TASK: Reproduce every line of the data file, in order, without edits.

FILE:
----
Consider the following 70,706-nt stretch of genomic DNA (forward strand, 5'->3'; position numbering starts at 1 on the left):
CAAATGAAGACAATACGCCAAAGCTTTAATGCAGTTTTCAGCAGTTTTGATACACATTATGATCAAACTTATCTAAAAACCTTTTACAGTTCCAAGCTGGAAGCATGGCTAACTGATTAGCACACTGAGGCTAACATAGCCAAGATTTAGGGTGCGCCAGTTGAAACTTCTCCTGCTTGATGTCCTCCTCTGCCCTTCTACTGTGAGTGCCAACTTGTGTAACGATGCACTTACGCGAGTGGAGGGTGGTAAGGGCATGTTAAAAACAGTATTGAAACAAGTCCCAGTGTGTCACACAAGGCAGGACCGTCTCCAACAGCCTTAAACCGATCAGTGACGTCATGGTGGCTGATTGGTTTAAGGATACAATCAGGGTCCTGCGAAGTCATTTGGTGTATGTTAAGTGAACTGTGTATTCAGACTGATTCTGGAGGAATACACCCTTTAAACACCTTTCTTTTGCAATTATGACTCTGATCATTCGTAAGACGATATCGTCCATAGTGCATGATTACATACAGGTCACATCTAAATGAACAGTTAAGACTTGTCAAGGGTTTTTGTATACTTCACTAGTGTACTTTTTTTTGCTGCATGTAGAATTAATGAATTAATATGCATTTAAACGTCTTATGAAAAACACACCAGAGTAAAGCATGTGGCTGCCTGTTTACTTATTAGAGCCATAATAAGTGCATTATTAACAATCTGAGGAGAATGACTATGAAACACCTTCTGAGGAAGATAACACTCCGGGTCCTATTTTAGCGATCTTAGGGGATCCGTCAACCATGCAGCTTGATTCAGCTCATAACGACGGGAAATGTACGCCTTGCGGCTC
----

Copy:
Consider the following 70,706-nt stretch of genomic DNA (forward strand, 5'->3'; position numbering starts at 1 on the left):
CAAATGAAGACAATACGCCAAAGCTTTAATGCAGTTTTCAGCAGTTTTGATACACATTATGATCAAACTTATCTAAAAACCTTTTACAGTTCCAAGCTGGAAGCATGGCTAACTGATTAGCACACTGAGGCTAACATAGCCAAGATTTAGGGTGCGCCAGTTGAAACTTCTCCTGCTTGATGTCCTCCTCTGCCCTTCTACTGTGAGTGCCAACTTGTGTAACGATGCACTTACGCGAGTGGAGGGTGGTAAGGGCATGTTAAAAACAGTATTGAAACAAGTCCCAGTGTGTCACACAAGGCAGGACCGTCTCCAACAGCCTTAAACCGATCAGTGACGTCATGGTGGCTGATTGGTTTAAGGATACAATCAGGGTCCTGCGAAGTCATTTGGTGTATGTTAAGTGAACTGTGTATTCAGACTGATTCTGGAGGAATACACCCTTTAAACACCTTTCTTTTGCAATTATGACTCTGATCATTCGTAAGACGATATCGTCCATAGTGCATGATTACATACAGGTCACATCTAAATGAACAGTTAAGACTTGTCAAGGGTTTTTGTATACTTCACTAGTGTACTTTTTTTTGCTGCATGTAGAATTAATGAATTAATATGCATTTAAACGTCTTATGAAAAACACACCAGAGTAAAGCATGTGGCTGCCTGTTTACTTATTAGAGCCATAATAAGTGCATTATTAACAATCTGAGGAGAATGACTATGAAACACCTTCTGAGGAAGATAACACTCCGGGTCCTATTTTAGCGATCTTAGGGGATCCGTCAACCATGCAGCTTGATTCAGCTCATAACGACGGGAAATGTACGCCTTGCGGCTC